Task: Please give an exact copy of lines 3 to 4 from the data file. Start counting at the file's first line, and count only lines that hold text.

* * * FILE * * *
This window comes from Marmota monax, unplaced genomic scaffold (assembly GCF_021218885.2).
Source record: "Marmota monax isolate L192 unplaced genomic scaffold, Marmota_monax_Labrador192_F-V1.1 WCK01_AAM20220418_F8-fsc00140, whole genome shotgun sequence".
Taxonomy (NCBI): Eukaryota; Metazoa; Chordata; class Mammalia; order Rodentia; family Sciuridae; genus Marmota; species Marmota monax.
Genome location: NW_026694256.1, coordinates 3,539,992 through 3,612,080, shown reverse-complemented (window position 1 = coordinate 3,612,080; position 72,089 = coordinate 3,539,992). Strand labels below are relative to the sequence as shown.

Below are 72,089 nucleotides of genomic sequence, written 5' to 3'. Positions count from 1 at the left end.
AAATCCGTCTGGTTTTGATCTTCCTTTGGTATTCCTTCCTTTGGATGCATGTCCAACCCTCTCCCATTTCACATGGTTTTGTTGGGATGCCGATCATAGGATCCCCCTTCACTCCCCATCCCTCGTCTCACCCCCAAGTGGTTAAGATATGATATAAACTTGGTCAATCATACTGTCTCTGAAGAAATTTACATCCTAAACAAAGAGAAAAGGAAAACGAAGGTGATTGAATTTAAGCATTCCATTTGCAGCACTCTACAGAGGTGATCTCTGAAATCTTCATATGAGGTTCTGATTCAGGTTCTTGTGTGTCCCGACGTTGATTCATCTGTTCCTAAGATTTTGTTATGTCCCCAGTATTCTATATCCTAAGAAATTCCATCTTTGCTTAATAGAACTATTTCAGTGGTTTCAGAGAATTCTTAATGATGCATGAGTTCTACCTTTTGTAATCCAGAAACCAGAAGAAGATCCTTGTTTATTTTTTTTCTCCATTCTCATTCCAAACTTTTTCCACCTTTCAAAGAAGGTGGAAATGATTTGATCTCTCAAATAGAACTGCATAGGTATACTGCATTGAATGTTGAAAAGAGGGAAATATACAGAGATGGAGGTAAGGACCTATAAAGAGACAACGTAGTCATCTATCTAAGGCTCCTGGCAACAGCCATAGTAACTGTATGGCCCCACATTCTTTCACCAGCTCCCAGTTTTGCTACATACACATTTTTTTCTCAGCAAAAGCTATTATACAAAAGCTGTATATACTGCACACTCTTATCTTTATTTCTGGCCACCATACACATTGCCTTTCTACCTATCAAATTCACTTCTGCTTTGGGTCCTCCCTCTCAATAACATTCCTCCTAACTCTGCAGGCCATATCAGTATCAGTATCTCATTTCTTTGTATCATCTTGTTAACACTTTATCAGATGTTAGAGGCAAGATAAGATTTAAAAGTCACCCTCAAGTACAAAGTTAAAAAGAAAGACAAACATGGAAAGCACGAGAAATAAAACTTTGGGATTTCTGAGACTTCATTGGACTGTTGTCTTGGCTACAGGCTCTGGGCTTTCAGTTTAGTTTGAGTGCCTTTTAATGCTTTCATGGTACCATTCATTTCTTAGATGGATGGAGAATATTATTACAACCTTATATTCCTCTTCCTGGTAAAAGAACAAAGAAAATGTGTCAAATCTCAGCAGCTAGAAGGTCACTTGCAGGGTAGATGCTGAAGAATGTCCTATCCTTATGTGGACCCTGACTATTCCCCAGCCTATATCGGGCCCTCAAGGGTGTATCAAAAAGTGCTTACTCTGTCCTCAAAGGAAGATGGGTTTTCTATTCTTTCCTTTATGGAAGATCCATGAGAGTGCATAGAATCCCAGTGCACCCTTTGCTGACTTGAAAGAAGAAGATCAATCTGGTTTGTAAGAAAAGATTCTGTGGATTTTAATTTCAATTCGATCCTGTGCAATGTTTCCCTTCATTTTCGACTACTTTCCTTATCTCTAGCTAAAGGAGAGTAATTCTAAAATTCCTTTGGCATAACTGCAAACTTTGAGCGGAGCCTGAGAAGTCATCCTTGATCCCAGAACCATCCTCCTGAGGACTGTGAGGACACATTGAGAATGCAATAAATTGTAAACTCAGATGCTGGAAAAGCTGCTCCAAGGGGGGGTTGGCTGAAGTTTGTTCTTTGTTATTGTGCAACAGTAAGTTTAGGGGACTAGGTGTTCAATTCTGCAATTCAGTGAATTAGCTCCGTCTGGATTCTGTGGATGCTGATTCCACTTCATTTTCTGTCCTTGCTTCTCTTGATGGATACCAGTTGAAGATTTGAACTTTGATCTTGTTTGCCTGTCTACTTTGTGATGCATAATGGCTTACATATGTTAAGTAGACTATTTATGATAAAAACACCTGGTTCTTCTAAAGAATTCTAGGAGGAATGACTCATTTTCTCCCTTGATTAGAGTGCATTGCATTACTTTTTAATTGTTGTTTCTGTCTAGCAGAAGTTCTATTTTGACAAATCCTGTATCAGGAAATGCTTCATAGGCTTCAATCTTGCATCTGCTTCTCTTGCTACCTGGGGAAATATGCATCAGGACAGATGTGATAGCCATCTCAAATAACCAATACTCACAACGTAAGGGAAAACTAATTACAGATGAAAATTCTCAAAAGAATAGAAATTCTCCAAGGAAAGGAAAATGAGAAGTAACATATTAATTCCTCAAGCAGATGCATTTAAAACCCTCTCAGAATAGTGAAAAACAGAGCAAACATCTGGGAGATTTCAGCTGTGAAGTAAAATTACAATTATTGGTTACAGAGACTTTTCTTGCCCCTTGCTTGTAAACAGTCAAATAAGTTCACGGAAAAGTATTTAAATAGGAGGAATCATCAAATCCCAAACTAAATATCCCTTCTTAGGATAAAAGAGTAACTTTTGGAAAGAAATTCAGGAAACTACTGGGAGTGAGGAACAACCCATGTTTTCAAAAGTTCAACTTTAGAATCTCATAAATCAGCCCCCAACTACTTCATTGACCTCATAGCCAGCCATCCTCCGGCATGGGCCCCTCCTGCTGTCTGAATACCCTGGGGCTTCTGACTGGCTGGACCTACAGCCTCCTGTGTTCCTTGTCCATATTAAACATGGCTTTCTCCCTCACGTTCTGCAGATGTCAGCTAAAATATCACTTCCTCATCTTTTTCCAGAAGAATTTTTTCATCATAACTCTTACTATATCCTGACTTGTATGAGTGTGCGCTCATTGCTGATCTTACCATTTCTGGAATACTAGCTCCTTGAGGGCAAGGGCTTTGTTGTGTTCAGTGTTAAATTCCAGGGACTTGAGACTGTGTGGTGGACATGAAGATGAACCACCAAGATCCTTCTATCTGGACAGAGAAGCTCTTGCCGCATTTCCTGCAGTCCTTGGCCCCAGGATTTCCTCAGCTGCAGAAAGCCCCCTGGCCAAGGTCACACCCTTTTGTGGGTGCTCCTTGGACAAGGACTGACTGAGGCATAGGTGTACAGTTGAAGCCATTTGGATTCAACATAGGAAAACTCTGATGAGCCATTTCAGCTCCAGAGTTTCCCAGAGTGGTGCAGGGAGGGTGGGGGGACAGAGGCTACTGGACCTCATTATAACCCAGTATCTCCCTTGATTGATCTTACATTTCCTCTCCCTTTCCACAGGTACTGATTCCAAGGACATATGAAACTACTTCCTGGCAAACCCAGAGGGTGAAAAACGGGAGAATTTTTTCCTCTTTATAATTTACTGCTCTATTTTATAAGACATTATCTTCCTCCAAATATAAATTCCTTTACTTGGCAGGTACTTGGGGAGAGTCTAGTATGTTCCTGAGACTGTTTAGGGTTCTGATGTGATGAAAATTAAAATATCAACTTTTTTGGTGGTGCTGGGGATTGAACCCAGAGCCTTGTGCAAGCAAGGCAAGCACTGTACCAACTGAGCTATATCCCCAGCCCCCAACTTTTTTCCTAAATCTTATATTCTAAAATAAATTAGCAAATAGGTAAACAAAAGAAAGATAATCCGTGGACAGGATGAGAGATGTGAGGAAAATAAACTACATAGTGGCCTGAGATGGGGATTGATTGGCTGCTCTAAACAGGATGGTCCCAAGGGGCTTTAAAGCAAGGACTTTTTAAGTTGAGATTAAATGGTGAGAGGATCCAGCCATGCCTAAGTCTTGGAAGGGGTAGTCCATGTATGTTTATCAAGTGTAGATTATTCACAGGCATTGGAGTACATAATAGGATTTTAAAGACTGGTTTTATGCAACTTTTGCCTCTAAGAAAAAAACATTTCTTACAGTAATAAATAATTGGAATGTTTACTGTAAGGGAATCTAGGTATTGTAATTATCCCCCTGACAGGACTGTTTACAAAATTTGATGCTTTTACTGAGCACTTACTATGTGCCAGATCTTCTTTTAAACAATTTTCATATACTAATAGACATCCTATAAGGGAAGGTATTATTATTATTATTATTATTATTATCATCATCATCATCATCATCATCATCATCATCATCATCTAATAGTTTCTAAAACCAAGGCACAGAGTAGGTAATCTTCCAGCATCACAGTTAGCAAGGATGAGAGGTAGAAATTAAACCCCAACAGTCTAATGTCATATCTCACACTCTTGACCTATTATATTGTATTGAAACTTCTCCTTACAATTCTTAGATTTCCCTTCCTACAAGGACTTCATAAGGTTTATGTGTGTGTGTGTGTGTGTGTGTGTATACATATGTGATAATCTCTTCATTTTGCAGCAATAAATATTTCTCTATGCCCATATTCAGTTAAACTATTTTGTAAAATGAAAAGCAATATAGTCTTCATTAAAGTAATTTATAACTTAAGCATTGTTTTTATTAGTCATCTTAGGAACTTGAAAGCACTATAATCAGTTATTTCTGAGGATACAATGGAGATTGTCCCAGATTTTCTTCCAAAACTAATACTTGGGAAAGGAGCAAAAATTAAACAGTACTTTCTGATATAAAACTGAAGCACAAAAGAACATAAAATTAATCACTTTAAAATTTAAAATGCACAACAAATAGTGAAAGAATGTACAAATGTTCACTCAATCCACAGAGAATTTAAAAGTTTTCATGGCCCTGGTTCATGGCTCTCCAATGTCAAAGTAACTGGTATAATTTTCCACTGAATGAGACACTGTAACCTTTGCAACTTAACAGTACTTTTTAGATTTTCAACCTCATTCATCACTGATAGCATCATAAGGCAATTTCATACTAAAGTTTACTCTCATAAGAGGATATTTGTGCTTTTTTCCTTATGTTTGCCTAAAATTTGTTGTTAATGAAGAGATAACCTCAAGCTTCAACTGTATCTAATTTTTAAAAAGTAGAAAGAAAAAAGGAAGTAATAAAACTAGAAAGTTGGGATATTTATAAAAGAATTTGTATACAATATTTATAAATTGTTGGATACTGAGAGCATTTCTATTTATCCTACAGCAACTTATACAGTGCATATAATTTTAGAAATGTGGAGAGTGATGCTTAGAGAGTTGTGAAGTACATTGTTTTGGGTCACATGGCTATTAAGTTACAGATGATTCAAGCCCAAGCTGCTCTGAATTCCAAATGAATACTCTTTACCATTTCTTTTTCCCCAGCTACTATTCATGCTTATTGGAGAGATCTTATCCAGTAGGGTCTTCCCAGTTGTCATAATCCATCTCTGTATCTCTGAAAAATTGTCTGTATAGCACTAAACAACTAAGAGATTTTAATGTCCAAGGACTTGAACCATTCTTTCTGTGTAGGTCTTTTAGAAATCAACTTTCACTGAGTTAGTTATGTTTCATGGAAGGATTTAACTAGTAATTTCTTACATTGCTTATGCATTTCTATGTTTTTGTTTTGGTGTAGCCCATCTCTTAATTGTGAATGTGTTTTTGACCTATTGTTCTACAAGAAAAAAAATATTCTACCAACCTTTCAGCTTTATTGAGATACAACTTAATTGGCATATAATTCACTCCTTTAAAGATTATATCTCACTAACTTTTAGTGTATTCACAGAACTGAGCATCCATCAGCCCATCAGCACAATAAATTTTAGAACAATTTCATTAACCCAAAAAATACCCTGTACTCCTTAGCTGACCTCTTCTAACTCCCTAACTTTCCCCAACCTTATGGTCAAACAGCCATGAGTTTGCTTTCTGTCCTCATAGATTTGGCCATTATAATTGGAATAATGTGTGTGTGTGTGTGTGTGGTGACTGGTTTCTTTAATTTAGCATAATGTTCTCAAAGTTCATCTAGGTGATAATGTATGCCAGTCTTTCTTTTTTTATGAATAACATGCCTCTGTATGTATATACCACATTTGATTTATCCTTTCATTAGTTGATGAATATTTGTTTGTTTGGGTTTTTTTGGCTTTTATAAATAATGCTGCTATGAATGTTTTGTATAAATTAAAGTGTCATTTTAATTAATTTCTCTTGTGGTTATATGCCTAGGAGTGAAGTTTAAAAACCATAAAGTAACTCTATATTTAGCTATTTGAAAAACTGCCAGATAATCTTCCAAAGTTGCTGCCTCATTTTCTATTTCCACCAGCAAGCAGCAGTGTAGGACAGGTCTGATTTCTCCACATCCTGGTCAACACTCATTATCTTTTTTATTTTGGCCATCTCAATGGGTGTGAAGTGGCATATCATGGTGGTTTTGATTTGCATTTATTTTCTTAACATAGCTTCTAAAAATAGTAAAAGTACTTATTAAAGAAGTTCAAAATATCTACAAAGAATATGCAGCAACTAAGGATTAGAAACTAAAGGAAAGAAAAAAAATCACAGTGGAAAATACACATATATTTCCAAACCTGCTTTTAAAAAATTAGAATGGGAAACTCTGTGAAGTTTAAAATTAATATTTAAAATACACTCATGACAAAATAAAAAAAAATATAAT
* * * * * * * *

Taxonomy (NCBI): Eukaryota; Metazoa; Chordata; class Mammalia; order Rodentia; family Sciuridae; genus Marmota; species Marmota monax.
Genome location: NW_026694256.1, coordinates 3,539,992 through 3,612,080, shown reverse-complemented (window position 1 = coordinate 3,612,080; position 72,089 = coordinate 3,539,992). Strand labels below are relative to the sequence as shown.